@dtmateojrI will reply to your "2 noisy sensors don't make one clean one" argument. However, first let me say, you should really focus on trying to understand better. Maybe, you don't have a clear understanding of what noise is. E.g., did you take into account that noise depends on the (spatial) frequency, like it does in audio? Or that noise is a genuine property of light, not pixels? Here now goes my reply to your argument:
If you add 4 sensors to form a bigger sensor of four times the surface, you end up with four times the #pixels each with the exact same pixel noise as before. I am sure you agree.
However, in order to get the same image as before, you have to combine 4 pixels into 1, in order to have the same #pixels in both images. Because you cannot compare noise in a say 8 MP and 32 MP image in the naive way you assume you can. And adding 4 pixels into 1 makes the signal 4x as big, but the noise only twice as big (taught in math). Leaving you with half the noise per signal.
falconeyes: Does the DPR article contain an error?
All iPhone 5-s and 6-s have 1.5 um pixels, 8 million of them. Their sensor sizes should be identical. BTW, this explains why the camera module has the exact same depth for all models and why it protudes with the thinner 6 models ...
> I cannot imagine how things could be significantly improved without making the camera module bigger.
That's pretty clear within the industry. Lens array camera modules will be just as thin and approach DSLR camera image quality and DoF capabilities. And limited support for adjusting focus in post.
You are right about the 5. Also, the 5 was f/2.4 while the newer ones are all f/2.2. Seems like they all share the same camera module with just an update to the sensor silicon.
Which makes me wonder what new camera module needing 2 years development time they may have up their sleeves ...
magneto shot: they should hire me for the camera part. Faster autofocus would not make any sense unless it can track the subject for video. As of now, its already fast for normal photos shoot, doubling the AF means nothing.
Some suggestions on Iphone 7 - Swipe-able lens, eg 21 mm -> 35 -> 85 Just swipe the lens behind and u get a diff focal length. 21 would do well not just on landscape but on selfie/group. It has natural slimming distortion.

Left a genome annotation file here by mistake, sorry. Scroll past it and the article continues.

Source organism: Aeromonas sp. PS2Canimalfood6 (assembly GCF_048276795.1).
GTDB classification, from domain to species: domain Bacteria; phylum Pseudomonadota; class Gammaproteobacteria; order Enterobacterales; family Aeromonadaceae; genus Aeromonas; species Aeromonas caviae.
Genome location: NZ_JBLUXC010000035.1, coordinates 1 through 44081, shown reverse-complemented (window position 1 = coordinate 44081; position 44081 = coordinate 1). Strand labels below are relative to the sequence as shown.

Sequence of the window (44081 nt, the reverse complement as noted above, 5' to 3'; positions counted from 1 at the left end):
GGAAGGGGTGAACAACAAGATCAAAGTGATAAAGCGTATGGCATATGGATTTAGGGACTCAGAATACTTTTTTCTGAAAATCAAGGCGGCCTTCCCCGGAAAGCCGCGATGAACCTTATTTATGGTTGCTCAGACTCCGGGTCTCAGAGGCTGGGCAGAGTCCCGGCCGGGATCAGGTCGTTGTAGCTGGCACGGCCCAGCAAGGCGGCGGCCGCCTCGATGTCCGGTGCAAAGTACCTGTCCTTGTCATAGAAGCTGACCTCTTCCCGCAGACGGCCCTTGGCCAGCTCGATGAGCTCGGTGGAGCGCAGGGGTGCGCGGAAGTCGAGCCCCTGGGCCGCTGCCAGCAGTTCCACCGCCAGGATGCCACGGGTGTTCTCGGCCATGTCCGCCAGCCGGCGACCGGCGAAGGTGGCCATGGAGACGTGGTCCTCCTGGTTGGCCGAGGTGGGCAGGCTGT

- Infrared photography - nothing is more mind boggling than providing a simple feature to expand the user's creativity. Infrared is easy to implement on cameras and should be built in
Apple, call me ok - firstname.lastname@example.org ;-)
@magneto shot ... God bless they don't.BTW, the iPhone 6 does track in video (did you actualky watch the keynote?) and your recommendations are all nonsense.
Does the DPR article contain an error?
John McCormack: Bigger iPhones? But, didn't Tim Cook two years ago tell us that the 4" iPhone was the "perfect size for one handed use?" Still, the camera looks a bit better, but the deals on the 5s will make it very attractive to first-time users.
> "perfect size for one handed use?"
I think this does still hold true. Analysts say that two handed use is becoming increasingly important though, with people spending less time actually phoning acording to stats.
Ron A 19: Cool! First S-system f2.0? I'm guessing a new Otus 85mm will blow this away though (for less $).
@HowaboutRAW, I believe Matt Granger recently said something about the Leica (in his 85 Otus youtube video?) and he seemed to like the Otus better.
Rod McD: I know this is principally a gear driven site, but I think products like these very exclusive and expensive lenses must lead us to ask whether the gear is more important than who's behind it and what's in front of it. Adams, HCB, Capa - none of them had lenses as good as we have today. Did it matter? An image is more about moment and content than technology.
The best gallery quality portraits I know of are shot with medium or large formats. 35mm in Germany is called 'Kleinbild' (small image) for a reason. The Otus brings the historically high quality of large print portrait photography to 35mm and this is good news.
Who says the Leica M 50/2 beats the Zeiss Otus 55/1.4?
That would be a stupid comment as the Zeiss real strong point is it is tac-sharp at f/1.4 already, something the Leica obviously cannot claim. Moreover at f/2 and f/2.8 and with D800E, the Zeiss is pretty much sharper than anything measured to date. Nice bokeh too.
So again, what are you referring to?
I am wondering which Chinese companies will emerge copying Japan camera corp. now. I guess copying esp. MILCs would be easy.
Looking at examples like http://www.kinefinity.com/?lang=en I guess the happy days for Canon & Co. are to end sooner than later.